The microbial toxicity of silver nanoparticles (AgNPs) stabilized with different capping agents was compared to that of Ag+ under anaerobic conditions. Three AgNPs were investigated: (1) negatively charged citrate-coated AgNPs (citrate-AgNPs), (2) minimally charged polyvinylpyrrolidone coated AgNPs (PVP-AgNps) and (3) positively charged branched polyethyleneimine coated AgNPs (BPEI-AgNPs). The AgNPs investigated in this experiment were similar in size (10-15 nm), spherical in shape, but varied in surface charge which ranged from highly negative to highly positive. While, at AgNPs concentrations lower than 5 mg L-1, the anaerobic decomposition process was not influenced by the presence of the nanoparticles, there was an observed impact on the diversity of the microbial community. At elevated concentrations (100 mg L-1 as silver), only the cationic BPEI-AgNPs demonstrated toxicity similar in magnitude to that of Ag+. Both citrate and PVP-AgNPs did not exhibit toxicity at the 100 mg L-1 as measured by biogas evolution. These findings further indicate the varying modes of action for nanoparticle toxicity and represent one of the few studies that evaluate end-of-life management concerns with regards to the increasing use of nanomaterials in our everyday life. These findings also highlight some of the concerns with a one size fits all approach to the evaluation of environmental health and safety concerns associated with the use of nanoparticles. The current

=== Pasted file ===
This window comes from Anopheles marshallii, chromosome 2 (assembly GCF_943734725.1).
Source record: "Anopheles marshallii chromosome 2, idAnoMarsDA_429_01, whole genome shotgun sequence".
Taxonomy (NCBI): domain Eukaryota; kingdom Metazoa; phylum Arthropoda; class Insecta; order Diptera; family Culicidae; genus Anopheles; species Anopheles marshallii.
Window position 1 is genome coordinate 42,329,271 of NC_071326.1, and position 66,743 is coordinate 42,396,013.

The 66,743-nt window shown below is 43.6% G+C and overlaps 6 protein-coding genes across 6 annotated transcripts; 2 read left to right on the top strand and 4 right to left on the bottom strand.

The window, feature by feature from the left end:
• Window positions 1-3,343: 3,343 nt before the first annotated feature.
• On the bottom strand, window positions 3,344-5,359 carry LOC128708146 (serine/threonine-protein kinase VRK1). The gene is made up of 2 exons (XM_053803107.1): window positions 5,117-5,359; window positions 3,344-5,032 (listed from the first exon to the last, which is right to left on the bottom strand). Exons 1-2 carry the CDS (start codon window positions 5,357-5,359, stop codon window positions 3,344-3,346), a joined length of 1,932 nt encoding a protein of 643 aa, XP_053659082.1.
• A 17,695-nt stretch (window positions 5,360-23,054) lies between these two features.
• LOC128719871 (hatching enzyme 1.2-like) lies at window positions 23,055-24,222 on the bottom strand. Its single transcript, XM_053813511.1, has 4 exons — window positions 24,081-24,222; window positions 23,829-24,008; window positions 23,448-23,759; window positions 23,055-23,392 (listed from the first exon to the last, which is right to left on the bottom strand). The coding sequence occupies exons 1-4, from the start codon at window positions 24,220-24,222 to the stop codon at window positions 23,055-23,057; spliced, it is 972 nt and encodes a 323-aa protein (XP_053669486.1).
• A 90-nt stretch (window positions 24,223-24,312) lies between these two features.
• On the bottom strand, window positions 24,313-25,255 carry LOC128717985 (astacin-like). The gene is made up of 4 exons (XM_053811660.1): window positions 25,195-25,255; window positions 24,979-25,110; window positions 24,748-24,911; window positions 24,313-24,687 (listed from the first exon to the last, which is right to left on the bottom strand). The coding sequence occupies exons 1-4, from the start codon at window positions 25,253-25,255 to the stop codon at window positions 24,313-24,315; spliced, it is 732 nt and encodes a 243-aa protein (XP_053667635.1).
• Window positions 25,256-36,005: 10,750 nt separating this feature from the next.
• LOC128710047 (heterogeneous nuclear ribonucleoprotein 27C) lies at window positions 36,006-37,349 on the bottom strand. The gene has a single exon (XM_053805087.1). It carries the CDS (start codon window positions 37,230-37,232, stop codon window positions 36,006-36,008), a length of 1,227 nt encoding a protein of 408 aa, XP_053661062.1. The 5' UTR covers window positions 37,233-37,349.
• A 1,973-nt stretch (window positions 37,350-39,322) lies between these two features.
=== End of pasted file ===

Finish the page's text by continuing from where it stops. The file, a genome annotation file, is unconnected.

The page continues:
14. Cation disorder in shocked orthopyroxene.

    NASA Technical Reports Server (NTRS)

    Dundon, R. W.; Hafner, S. S.

    1971-01-01